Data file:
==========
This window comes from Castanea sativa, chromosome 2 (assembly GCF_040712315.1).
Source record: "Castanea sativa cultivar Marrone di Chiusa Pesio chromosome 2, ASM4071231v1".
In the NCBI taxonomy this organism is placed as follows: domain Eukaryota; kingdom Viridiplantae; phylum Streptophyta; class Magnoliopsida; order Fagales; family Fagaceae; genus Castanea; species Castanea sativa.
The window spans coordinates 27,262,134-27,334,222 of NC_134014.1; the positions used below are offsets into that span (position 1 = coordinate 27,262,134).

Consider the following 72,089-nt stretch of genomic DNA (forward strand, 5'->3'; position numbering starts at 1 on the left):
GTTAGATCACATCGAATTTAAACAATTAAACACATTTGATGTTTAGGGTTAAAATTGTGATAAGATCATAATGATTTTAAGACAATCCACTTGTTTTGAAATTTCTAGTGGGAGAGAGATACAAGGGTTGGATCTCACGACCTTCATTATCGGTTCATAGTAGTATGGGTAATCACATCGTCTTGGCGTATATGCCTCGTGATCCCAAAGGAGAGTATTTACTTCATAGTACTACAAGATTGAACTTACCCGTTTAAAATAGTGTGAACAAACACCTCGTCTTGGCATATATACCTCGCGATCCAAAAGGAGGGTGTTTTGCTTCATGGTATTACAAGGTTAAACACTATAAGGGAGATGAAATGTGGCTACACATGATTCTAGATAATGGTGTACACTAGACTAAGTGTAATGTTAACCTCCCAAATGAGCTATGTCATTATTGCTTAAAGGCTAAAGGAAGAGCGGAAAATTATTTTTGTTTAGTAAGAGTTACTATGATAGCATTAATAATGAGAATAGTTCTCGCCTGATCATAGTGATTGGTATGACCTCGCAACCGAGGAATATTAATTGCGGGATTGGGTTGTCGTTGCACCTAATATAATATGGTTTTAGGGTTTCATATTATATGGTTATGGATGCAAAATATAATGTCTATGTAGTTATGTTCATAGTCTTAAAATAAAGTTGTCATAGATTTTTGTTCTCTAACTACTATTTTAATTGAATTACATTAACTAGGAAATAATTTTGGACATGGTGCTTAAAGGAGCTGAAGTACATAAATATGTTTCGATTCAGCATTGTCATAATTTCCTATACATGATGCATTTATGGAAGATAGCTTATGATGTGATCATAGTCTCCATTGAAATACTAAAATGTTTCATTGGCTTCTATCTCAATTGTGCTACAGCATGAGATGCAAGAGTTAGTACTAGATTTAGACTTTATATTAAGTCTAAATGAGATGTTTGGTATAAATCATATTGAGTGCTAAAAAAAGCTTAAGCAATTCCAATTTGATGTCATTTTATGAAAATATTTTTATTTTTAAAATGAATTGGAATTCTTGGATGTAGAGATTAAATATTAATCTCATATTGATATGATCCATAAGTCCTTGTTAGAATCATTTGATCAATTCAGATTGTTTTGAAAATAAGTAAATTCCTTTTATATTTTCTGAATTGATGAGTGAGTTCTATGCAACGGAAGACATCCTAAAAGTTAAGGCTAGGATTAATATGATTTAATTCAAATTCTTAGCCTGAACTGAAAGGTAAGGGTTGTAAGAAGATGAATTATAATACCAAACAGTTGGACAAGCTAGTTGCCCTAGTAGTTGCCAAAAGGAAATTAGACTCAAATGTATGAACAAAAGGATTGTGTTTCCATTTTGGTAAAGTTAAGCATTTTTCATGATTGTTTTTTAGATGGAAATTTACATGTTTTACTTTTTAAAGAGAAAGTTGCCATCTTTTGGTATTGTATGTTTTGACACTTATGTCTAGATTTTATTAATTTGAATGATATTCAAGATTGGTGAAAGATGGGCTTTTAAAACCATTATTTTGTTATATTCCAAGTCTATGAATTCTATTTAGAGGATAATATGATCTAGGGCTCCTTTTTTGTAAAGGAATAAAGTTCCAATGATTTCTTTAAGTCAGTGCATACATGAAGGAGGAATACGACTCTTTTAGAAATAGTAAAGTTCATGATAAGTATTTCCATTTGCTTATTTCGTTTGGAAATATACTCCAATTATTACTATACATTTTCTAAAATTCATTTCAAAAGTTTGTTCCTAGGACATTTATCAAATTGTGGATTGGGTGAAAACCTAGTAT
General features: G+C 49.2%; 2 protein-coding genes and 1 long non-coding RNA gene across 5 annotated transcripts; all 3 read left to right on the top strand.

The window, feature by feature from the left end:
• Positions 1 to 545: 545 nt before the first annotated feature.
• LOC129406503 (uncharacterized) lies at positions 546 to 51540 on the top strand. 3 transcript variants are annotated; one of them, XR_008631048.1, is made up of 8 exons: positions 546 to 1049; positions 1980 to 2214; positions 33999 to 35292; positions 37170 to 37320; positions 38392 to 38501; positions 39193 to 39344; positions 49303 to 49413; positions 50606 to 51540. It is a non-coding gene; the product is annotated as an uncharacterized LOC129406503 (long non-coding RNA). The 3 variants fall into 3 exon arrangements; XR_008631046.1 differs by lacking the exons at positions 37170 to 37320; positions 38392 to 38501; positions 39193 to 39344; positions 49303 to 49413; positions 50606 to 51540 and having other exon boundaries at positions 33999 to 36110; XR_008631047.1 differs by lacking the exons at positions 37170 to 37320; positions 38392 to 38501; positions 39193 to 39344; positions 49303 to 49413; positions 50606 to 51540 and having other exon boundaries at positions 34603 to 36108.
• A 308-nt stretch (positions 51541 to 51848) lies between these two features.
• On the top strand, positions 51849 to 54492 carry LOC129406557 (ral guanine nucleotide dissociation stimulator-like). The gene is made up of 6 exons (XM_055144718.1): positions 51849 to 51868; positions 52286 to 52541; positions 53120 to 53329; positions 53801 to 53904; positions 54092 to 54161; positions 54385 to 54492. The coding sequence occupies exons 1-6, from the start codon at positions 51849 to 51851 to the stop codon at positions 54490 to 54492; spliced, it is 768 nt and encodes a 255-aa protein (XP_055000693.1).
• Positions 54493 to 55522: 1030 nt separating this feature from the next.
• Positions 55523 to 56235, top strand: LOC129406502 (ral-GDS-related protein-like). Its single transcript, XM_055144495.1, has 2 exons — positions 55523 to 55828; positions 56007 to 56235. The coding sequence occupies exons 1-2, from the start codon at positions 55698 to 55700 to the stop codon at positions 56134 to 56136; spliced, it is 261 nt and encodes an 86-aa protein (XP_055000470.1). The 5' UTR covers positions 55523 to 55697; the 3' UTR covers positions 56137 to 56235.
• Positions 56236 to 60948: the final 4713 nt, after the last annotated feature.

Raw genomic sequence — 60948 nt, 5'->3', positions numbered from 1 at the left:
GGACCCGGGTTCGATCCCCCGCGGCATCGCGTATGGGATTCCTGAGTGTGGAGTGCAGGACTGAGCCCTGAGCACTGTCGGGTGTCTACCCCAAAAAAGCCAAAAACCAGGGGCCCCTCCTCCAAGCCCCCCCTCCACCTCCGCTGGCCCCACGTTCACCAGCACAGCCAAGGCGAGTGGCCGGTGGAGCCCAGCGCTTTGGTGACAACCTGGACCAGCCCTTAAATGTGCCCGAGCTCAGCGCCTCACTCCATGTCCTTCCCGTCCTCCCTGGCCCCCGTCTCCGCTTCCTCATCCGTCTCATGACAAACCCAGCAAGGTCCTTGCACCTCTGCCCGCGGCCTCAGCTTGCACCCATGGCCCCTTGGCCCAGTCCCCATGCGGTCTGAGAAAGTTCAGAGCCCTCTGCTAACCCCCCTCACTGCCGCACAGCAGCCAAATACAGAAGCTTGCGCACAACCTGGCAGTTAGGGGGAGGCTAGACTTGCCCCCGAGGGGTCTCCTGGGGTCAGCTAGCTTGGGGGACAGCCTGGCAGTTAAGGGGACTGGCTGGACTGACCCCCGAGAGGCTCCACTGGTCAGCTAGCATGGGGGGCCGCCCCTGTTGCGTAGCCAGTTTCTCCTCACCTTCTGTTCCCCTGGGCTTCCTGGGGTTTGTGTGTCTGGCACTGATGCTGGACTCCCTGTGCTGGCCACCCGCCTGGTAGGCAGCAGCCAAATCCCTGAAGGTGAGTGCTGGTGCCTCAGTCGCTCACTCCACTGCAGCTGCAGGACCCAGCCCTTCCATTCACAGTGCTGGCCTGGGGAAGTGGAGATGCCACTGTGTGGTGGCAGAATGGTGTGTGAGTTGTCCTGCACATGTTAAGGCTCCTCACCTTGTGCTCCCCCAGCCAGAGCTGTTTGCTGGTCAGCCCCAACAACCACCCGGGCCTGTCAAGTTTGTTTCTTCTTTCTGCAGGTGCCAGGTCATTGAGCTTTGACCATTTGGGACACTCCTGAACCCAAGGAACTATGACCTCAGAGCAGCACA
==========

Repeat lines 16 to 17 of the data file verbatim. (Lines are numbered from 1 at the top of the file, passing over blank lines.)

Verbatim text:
Raw genomic sequence — 60948 nt, 5'->3', positions numbered from 1 at the left:
GGACCCGGGTTCGATCCCCCGCGGCATCGCGTATGGGATTCCTGAGTGTGGAGTGCAGGACTGAGCCCTGAGCACTGTCGGGTGTCTACCCCAAAAAAGCCAAAAACCAGGGGCCCCTCCTCCAAGCCCCCCCTCCACCTCCGCTGGCCCCACGTTCACCAGCACAGCCAAGGCGAGTGGCCGGTGGAGCCCAGCGCTTTGGTGACAACCTGGACCAGCCCTTAAATGTGCCCGAGCTCAGCGCCTCACTCCATGTCCTTCCCGTCCTCCCTGGCCCCCGTCTCCGCTTCCTCATCCGTCTCATGACAAACCCAGCAAGGTCCTTGCACCTCTGCCCGCGGCCTCAGCTTGCACCCATGGCCCCTTGGCCCAGTCCCCATGCGGTCTGAGAAAGTTCAGAGCCCTCTGCTAACCCCCCTCACTGCCGCACAGCAGCCAAATACAGAAGCTTGCGCACAACCTGGCAGTTAGGGGGAGGCTAGACTTGCCCCCGAGGGGTCTCCTGGGGTCAGCTAGCTTGGGGGACAGCCTGGCAGTTAAGGGGACTGGCTGGACTGACCCCCGAGAGGCTCCACTGGTCAGCTAGCATGGGGGGCCGCCCCTGTTGCGTAGCCAGTTTCTCCTCACCTTCTGTTCCCCTGGGCTTCCTGGGGTTTGTGTGTCTGGCACTGATGCTGGACTCCCTGTGCTGGCCACCCGCCTGGTAGGCAGCAGCCAAATCCCTGAAGGTGAGTGCTGGTGCCTCAGTCGCTCACTCCACTGCAGCTGCAGGACCCAGCCCTTCCATTCACAGTGCTGGCCTGGGGAAGTGGAGATGCCACTGTGTGGTGGCAGAATGGTGTGTGAGTTGTCCTGCACATGTTAAGGCTCCTCACCTTGTGCTCCCCCAGCCAGAGCTGTTTGCTGGTCAGCCCCAACAACCACCCGGGCCTGTCAAGTTTGTTTCTTCTTTCTGCAGGTGCCAGGTCATTGAGCTTTGACCATTTGGGACACTCCTGAACCCAAGGAACTATGACCTCAGAGCAGCACA